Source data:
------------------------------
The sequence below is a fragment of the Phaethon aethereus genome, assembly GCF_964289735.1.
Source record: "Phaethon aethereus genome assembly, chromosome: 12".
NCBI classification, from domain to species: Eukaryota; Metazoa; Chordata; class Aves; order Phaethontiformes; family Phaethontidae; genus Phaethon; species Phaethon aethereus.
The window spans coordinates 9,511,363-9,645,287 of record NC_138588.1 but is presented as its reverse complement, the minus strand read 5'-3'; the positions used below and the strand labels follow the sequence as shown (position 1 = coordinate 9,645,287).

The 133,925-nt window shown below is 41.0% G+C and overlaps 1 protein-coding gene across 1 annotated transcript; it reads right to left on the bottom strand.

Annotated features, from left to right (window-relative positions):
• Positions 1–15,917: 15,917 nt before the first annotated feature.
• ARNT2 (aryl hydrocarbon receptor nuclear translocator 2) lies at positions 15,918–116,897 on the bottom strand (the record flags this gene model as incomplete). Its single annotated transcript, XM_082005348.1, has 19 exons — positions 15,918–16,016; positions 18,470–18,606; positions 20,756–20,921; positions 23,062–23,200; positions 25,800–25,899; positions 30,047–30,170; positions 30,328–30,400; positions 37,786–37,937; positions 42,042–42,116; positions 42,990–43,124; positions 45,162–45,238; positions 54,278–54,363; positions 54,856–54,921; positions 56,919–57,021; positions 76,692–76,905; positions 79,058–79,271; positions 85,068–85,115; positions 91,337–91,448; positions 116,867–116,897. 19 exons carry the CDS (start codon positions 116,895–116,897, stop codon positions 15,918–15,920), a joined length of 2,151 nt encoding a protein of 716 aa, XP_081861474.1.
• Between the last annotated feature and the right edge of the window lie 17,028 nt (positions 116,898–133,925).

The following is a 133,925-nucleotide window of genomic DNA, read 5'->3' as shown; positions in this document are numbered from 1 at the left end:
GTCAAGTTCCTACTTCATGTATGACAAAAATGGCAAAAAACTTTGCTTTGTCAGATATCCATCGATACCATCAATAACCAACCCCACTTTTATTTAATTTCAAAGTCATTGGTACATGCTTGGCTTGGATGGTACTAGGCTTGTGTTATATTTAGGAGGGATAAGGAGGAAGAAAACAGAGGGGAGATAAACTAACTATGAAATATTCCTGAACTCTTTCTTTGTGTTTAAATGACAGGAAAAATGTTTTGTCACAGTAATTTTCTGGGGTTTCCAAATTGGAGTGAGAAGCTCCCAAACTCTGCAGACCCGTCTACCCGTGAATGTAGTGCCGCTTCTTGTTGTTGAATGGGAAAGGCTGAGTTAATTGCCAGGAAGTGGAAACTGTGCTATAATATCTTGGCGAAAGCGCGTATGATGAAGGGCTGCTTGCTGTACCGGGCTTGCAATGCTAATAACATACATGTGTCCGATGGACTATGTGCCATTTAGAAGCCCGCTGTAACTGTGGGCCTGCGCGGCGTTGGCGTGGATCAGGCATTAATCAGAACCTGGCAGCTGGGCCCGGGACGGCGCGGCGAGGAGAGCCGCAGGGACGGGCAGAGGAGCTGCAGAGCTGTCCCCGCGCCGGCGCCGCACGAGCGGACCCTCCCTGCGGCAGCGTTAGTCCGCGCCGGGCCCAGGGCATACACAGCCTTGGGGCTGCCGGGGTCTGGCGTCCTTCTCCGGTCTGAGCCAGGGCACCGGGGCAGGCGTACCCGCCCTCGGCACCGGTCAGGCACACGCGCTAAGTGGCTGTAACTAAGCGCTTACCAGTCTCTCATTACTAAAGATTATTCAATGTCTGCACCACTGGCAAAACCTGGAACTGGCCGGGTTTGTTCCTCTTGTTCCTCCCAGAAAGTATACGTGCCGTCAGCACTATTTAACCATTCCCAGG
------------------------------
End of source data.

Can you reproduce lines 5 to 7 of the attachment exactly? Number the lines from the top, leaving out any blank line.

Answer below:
The 133,925-nt window shown below is 41.0% G+C and overlaps 1 protein-coding gene across 1 annotated transcript; it reads right to left on the bottom strand.

Annotated features, from left to right (window-relative positions):
• Positions 1–15,917: 15,917 nt before the first annotated feature.